What’s missing from the document is any analysis beyond the financial — how a parking levy might help the city achieve its climate goals (lest anyone forget that council declared a climate emergency a few years back), enhance public space, or drive up ridership on the TTC.

Nor would readers — i.e., councillors on the budget committee and the geekier members of the general public — know that parking levies are commonplace in many other major cities. It’s not like we’re designing a new type of space ship.

Here are but a few of the examples I found without much effort:

  • Melbourne, Australia, where a parking levy applies to off-street private and public parking spaces across parts of the inner city.
  • Scotland, where a law passed last year allows municipalities to impose an annual tax on parking spaces provided by employers. Edinburgh is considering one to discourage people from driving to work.
  • Manhattan, where the city charges a parking tax of more than 18% on rented spaces.
  • London, U.K., which uses “workplace parking levies.” I’ll let Transport for London explain the rationale: “WPLs are used to encourage commuters to switch away from using private vehicles to get to work or school – this will help us meet the Mayor’s aim that 80% of trips in London be made by walking, cycling or by public transport by 2041. The revenue raised will be spent on improving local transport.”
  • San Francisco, California, where the city treasurer imposes a 25% tax on all off-street parking.
  • Montreal, Quebec, which imposed a parking lot tax in 2010 for parking spaces in non-residential buildings, and is applied variably in different parts of the city.

While council did make a significant move last year by eliminating parking minimums on new developments, the City remains defiantly out of step not just with climate aware policy making, but its own fiscal sustainability, Tory’s protestations to the contrary. Put another way, officialdom’s disdain for a parking levy reads like a doubling down of the self-destructive behaviour on the part of the one institution best positioned to drive, if you pardon the pun, carbon reduction in the sector — transportation — that produces the most of it.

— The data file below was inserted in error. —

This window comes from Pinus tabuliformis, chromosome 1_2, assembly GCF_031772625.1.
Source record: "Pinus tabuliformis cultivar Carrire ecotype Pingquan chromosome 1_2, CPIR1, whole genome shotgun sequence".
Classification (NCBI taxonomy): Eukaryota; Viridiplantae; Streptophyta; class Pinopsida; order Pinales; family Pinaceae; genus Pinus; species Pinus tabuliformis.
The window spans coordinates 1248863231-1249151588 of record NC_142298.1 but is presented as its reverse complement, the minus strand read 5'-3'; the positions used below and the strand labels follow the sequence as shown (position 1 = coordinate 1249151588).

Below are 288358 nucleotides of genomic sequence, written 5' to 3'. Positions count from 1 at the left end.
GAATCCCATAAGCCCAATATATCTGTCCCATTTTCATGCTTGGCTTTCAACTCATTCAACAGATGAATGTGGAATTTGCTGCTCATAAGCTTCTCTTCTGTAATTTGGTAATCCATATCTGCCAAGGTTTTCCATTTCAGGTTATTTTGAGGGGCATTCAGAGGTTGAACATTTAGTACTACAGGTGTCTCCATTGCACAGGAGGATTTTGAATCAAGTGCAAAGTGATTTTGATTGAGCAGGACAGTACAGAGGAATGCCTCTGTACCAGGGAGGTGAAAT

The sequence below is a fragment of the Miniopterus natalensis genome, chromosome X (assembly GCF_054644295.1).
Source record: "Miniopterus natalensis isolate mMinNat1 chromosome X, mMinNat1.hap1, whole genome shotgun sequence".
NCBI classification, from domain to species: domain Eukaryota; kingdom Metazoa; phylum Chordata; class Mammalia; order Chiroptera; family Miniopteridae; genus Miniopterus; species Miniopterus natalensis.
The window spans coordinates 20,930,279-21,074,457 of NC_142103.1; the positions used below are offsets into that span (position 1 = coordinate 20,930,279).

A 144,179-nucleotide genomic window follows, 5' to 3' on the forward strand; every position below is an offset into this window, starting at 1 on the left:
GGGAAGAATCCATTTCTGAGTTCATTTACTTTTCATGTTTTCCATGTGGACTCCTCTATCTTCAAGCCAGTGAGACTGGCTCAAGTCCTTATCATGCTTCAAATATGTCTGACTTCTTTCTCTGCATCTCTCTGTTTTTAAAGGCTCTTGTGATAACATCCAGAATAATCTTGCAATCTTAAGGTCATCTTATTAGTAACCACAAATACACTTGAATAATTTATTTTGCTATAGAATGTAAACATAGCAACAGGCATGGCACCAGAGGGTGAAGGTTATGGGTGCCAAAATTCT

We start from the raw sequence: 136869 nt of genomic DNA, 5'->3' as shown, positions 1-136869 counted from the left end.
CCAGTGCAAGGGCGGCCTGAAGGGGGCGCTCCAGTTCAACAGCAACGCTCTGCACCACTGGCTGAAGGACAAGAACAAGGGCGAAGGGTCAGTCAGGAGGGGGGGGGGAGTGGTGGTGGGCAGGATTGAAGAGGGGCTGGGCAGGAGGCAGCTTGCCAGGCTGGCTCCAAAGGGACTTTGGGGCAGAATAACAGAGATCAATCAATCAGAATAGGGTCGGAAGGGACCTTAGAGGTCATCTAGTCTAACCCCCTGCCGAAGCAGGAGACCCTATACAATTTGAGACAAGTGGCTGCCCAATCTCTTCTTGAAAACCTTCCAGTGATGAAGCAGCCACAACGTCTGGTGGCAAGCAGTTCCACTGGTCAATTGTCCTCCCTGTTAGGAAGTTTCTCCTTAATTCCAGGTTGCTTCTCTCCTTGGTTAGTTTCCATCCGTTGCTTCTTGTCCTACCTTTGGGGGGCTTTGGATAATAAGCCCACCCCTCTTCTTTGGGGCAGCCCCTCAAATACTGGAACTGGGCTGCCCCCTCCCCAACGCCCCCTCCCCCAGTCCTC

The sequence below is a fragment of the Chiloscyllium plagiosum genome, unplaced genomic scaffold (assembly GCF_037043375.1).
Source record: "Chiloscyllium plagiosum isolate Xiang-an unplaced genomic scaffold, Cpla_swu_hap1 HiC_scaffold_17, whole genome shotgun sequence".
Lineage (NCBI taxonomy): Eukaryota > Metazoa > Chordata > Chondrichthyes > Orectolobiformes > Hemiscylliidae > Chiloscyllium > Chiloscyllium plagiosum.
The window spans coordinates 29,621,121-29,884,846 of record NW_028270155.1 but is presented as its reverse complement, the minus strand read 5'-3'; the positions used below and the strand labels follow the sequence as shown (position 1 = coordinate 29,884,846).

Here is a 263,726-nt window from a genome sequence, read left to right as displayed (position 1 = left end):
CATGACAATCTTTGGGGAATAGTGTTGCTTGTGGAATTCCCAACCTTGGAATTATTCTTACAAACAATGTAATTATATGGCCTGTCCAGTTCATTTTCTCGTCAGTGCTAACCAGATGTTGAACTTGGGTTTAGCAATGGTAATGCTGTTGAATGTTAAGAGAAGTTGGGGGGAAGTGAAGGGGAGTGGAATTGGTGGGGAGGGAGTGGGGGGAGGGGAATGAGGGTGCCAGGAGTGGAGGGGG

With apologies to Nero, we’re fiddling — or, more precisely, looking for a cheap parking spot — while Rome burns.

photo by Matthew McGillvary



  1. Too bad the City’s Finance’s staff’s enthusiasm for killing a parking tax doesn’t extend to arguing against TTC fare increases and Development Charges on affordable rental housing projects. The sooner the City’s Finance Department is obligated to have regard for the intent and polices and of the City of Toronto Official Plan, the better off Toronto will be.

    Lets start with placing Development Finance into the City Planning Department and see where it takes us.

  2. Toronto’s Green P was created in the 1950’s. At the time, they actually wanted people to drive downtown, so they charged parking to be LOWER than the commercial lots. Basically, SUBSIDIZING the drivers from outside of the city to park.

    We no longer want that. Instead, we should be converting the Green P into delivery zones for delivery trucks. Maybe free for the first 15 minutes for delivery or loading only.

  3. In fairness to “the memo” it does state clearly “In addition to potentially providing a dedicated revenue stream for transit and climate initiatives, a parking levy may encourage operators to change the use of under-valued and under used spaces, and shift consumer habits to use public transport due to increased parking fees.” The rest just states that there will be a l;ot of things to figure out. Which is true. Doable for sure.